Sunday, August 27
Twenty-first Sunday in Ordinary Time
Matthew 16: 13 – 20
Jesus went into the region of Caesarea Philippi and
he asked his disciples,
“Who do people say that the Son of Man is?”
They replied, “Some say John the Baptist, others Elijah,
still others Jeremiah or one of the prophets.”
He said to them, “But who do you say that I am?”
Simon Peter said in reply,
“You are the Christ, the Son of the living God.”
Jesus said to him in reply,
“Blessed are you, Simon son of Jonah.
For flesh and blood has not revealed this to you, but my heavenly Father.
And so I say to you, you are Peter,
and upon this rock I will build my church,
and the gates of the netherworld shall not prevail against it.
I will give you the keys to the kingdom of heaven.
Whatever you bind on earth shall be bound in heaven;
and whatever you loose on earth shall be loosed in heaven.”
Then he strictly ordered his disciples
to tell no one that he was the Christ.
In today’s gospel passage, Jesus asks Peter, “Who do people say that I am?” Later Jesus asks the more pointed and poignant question, “Who do you say that I am?” One thing the preacher could do today is just put that question out there, sit down and let it sit in the silence of the church asking each, in their own heart, to respond to the question. That is hard to do on paper.
Jesus asks an eternally living question. It is always asked in the present tense. Over the past few weeks, it has been a question that has challenged me. In the shadow of the wars in Afghanistan, Iraq, the threats of war in the Northern Peninsula of North Korea and Venezuela the question, “Teresa, who do you say that I am?” has challenged me. In the aftermath of Charlottesville and the bigotry and hatred spewed out from the white supremacists and neo- Nazi groups, the question, “Teresa, who do you say that I am?” has challenged me, confronted me and shaken me to my core.
Some say Jesus came to save me from my sins and save my soul. Others, appreciate Jesus’ teaching and message but don’t believe it has a tremendous or transforming influence on life in the 21st century. I believe that both groups have lost the vision of Jesus. To respond to the question, “Who do you say that I am?” implies that we know Jesus and why he came. Jesus tells us: The Spirit of the Lord is upon me, because he has anointed me to bring good news to the poor. He has sent me to proclaim release to the captives and recovery of sight to the blind, to let the oppressed go free, to proclaim the year of the Lord’s favor. (Luke 4:16-19)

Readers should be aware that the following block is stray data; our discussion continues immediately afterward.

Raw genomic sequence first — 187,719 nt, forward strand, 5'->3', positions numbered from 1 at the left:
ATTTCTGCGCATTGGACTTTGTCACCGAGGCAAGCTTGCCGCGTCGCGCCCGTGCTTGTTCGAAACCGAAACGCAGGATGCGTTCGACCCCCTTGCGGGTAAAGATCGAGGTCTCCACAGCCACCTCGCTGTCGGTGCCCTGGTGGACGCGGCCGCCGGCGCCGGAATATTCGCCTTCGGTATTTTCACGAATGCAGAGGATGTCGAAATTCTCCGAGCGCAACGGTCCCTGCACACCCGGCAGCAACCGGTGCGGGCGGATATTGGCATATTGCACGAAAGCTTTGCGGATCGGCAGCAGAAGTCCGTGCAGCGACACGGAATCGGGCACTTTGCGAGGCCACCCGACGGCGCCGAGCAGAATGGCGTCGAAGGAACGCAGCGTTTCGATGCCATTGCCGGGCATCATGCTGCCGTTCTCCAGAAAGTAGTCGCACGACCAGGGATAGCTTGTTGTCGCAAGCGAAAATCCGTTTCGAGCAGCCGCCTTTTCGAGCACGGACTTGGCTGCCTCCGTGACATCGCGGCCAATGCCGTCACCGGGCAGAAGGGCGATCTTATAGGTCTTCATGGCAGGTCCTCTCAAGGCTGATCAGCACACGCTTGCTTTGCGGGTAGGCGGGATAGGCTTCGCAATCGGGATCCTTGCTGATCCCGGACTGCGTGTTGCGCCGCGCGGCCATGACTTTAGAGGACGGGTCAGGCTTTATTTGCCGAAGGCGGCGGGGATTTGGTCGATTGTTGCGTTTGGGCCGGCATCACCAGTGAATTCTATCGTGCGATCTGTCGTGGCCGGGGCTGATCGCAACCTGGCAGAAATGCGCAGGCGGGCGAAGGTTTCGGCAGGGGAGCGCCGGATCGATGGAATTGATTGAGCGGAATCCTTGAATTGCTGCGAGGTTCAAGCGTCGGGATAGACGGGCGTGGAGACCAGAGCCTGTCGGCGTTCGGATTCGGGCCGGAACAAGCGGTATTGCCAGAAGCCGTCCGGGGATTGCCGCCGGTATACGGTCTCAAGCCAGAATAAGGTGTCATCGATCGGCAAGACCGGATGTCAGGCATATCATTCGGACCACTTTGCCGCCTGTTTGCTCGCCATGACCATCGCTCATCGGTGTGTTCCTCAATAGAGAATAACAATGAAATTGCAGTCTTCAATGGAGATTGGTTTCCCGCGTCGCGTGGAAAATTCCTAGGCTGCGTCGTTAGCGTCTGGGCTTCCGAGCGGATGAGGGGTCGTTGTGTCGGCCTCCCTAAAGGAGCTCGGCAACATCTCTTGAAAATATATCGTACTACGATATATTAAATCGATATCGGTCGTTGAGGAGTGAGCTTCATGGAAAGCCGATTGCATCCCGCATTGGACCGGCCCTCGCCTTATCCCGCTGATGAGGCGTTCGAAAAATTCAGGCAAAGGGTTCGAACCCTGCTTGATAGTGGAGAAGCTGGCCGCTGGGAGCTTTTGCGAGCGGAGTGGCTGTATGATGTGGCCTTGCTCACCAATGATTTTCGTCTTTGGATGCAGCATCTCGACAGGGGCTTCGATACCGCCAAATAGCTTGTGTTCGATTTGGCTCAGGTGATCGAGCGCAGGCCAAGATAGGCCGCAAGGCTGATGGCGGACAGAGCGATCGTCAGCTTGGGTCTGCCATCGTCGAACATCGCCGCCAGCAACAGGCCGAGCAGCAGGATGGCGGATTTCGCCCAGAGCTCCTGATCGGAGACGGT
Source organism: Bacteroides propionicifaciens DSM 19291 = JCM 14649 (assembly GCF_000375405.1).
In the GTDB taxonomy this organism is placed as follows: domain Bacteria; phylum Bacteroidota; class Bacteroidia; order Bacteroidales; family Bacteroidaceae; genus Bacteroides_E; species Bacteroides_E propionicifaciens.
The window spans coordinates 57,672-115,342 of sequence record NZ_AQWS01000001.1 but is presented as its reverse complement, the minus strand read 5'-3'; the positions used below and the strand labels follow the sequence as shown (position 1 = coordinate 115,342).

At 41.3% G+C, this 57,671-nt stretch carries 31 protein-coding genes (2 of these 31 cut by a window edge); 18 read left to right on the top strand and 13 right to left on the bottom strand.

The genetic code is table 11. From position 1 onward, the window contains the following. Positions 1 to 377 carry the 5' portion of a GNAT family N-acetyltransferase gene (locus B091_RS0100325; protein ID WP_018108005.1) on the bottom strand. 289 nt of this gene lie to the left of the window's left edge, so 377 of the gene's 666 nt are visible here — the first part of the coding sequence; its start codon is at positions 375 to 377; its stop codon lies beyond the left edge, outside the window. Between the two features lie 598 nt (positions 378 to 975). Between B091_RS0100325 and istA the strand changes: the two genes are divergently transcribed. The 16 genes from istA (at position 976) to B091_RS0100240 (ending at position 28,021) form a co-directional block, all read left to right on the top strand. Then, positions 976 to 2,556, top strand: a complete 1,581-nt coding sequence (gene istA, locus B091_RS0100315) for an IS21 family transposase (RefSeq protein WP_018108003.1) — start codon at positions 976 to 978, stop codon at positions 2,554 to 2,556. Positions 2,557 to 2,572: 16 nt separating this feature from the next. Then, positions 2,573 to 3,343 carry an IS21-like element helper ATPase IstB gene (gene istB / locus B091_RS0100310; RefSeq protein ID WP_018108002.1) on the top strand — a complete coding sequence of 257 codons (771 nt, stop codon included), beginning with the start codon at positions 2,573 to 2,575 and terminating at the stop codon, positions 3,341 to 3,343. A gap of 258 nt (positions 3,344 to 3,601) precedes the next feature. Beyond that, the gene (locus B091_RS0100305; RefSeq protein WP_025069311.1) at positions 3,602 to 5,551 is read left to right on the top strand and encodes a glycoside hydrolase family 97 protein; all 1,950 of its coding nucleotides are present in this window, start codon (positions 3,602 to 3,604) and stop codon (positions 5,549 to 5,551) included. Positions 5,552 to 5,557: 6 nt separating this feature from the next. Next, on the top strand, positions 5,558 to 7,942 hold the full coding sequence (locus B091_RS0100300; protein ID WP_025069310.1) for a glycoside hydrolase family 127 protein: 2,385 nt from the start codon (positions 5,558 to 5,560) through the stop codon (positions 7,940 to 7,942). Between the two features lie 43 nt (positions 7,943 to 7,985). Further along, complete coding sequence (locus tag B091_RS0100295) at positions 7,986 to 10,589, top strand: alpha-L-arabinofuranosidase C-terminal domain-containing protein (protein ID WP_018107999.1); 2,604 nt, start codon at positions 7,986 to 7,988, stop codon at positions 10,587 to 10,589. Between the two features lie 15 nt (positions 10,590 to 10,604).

As a follower of Jesus Christ, what do I say and do in the midst of concerns about immigration and the move to exclude or deport the immigrant? As a follower of Jesus Christ, what do I say and do with the growing and blatant racism and bigotry? As a follower of Jesus Christ, what do I say and do with intolerance of anyone who is different in skin-color, ideology, theology, sexual persuasion, ethnic or economic background? As a follower of Jesus Christ, what do I say to the philosophy of “might makes right,” or violence is the response that will bring peace? As a follower of Jesus Christ, what do I say and do about poverty, injustice and oppression in all its many disguises? St. Francis said, “Preach the Gospel always and, if necessary, use words.”
“Teresa, who do you say that I am.” No matter what words I use to respond to this question presented to me in today’s gospel (and everyday), they mean nothing if my actions, the way I live my life, does not influence and shape how I treat my neighbors, how I treat the poor, the marginalized and those I label ‘enemy’. My words are empty if the focus is only on my own personal conversion and I think little of the common good. My words are meaningless, if I don’t walk the talk.
Peter ‘got it’, as we say. How, we don’t know, but we are also invited into that ability ‘to get’ who Jesus is. We are invited to a relationship that is a stronghold for our faith. We are invited to continue to explore and deepen that relationship. We are invited; we are asked; we are called. As we grow in that desire to deepen that relationship, we, like Peter, will be required to be growing in our responsibility to spread the Gospel as Jesus taught us: by bringing good news to the poor; proclaiming release to the captives and recovering sight to the blind, and letting the oppressed go free. Peter understands the identity of Jesus is more than his name. He recognizes Jesus as the long-awaited Messiah; “You are the Christ, the Son of the living God.”
In his homily on August 20, 2017, Pope Francis said:
“Who knows what will happen to us when we open ourselves up to God and allow his Word to work within us? Who can imagine what will happen when we break out of the strangleholds and chains that have prevented us from going to the geographical and existential peripheries of our times and places? We might meet strangers and outsiders who interrupt our lives, stop us in our tracks, and force us to ask deeper questions. We may end up, like Jesus, praising the still greater faith in those strangers and outsiders who end up evangelizing us!”
We might even be able to respond to Jesus, calls us by name and asks, “_______, who do you say that I am?” with our words and our lives.
Sister Teresa Tuite, OP